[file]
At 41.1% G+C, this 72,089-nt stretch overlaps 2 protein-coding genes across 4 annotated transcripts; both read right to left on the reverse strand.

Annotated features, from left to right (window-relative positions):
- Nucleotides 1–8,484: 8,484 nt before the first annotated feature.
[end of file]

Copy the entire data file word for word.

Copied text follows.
At 41.1% G+C, this 72,089-nt stretch overlaps 2 protein-coding genes across 4 annotated transcripts; both read right to left on the reverse strand.

Annotated features, from left to right (window-relative positions):
- Nucleotides 1–8,484: 8,484 nt before the first annotated feature.